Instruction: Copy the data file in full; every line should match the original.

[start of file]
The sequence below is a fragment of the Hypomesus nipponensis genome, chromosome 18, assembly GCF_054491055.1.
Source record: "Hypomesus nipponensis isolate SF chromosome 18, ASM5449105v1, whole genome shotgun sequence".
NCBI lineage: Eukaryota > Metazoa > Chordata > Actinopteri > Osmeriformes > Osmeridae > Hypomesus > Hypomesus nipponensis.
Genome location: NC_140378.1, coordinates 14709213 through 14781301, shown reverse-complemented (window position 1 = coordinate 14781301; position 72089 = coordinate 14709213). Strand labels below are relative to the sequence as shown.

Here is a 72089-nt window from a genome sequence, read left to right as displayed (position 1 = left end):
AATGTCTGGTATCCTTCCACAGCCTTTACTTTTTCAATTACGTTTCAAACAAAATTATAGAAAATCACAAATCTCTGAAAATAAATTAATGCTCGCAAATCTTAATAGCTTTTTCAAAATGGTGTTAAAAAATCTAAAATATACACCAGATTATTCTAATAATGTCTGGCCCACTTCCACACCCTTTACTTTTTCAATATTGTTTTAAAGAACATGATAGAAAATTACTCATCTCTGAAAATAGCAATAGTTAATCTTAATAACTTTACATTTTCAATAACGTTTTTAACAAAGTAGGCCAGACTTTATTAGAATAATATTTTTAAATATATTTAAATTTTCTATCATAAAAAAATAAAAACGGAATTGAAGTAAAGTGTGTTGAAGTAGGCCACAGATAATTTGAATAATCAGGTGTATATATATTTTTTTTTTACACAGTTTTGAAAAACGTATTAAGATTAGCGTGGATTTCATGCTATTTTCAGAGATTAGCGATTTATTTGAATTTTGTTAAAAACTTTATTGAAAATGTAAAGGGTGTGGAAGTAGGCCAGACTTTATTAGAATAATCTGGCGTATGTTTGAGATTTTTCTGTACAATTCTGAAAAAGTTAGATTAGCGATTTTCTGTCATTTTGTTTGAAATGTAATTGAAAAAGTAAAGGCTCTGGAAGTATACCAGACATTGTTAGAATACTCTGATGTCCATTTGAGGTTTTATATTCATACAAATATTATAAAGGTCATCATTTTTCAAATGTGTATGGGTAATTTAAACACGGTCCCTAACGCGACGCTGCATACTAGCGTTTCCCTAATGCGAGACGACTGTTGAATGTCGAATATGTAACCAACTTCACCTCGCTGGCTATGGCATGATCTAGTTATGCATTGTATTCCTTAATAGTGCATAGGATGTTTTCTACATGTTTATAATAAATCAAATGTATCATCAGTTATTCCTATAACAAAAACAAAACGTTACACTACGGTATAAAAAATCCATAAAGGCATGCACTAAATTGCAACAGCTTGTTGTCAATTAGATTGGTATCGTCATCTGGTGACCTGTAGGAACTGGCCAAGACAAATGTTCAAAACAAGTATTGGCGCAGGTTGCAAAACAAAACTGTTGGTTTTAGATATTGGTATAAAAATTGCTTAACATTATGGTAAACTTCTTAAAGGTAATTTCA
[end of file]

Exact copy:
The sequence below is a fragment of the Hypomesus nipponensis genome, chromosome 18, assembly GCF_054491055.1.
Source record: "Hypomesus nipponensis isolate SF chromosome 18, ASM5449105v1, whole genome shotgun sequence".
NCBI lineage: Eukaryota > Metazoa > Chordata > Actinopteri > Osmeriformes > Osmeridae > Hypomesus > Hypomesus nipponensis.
Genome location: NC_140378.1, coordinates 14709213 through 14781301, shown reverse-complemented (window position 1 = coordinate 14781301; position 72089 = coordinate 14709213). Strand labels below are relative to the sequence as shown.

Here is a 72089-nt window from a genome sequence, read left to right as displayed (position 1 = left end):
AATGTCTGGTATCCTTCCACAGCCTTTACTTTTTCAATTACGTTTCAAACAAAATTATAGAAAATCACAAATCTCTGAAAATAAATTAATGCTCGCAAATCTTAATAGCTTTTTCAAAATGGTGTTAAAAAATCTAAAATATACACCAGATTATTCTAATAATGTCTGGCCCACTTCCACACCCTTTACTTTTTCAATATTGTTTTAAAGAACATGATAGAAAATTACTCATCTCTGAAAATAGCAATAGTTAATCTTAATAACTTTACATTTTCAATAACGTTTTTAACAAAGTAGGCCAGACTTTATTAGAATAATATTTTTAAATATATTTAAATTTTCTATCATAAAAAAATAAAAACGGAATTGAAGTAAAGTGTGTTGAAGTAGGCCACAGATAATTTGAATAATCAGGTGTATATATATTTTTTTTTTACACAGTTTTGAAAAACGTATTAAGATTAGCGTGGATTTCATGCTATTTTCAGAGATTAGCGATTTATTTGAATTTTGTTAAAAACTTTATTGAAAATGTAAAGGGTGTGGAAGTAGGCCAGACTTTATTAGAATAATCTGGCGTATGTTTGAGATTTTTCTGTACAATTCTGAAAAAGTTAGATTAGCGATTTTCTGTCATTTTGTTTGAAATGTAATTGAAAAAGTAAAGGCTCTGGAAGTATACCAGACATTGTTAGAATACTCTGATGTCCATTTGAGGTTTTATATTCATACAAATATTATAAAGGTCATCATTTTTCAAATGTGTATGGGTAATTTAAACACGGTCCCTAACGCGACGCTGCATACTAGCGTTTCCCTAATGCGAGACGACTGTTGAATGTCGAATATGTAACCAACTTCACCTCGCTGGCTATGGCATGATCTAGTTATGCATTGTATTCCTTAATAGTGCATAGGATGTTTTCTACATGTTTATAATAAATCAAATGTATCATCAGTTATTCCTATAACAAAAACAAAACGTTACACTACGGTATAAAAAATCCATAAAGGCATGCACTAAATTGCAACAGCTTGTTGTCAATTAGATTGGTATCGTCATCTGGTGACCTGTAGGAACTGGCCAAGACAAATGTTCAAAACAAGTATTGGCGCAGGTTGCAAAACAAAACTGTTGGTTTTAGATATTGGTATAAAAATTGCTTAACATTATGGTAAACTTCTTAAAGGTAATTTCA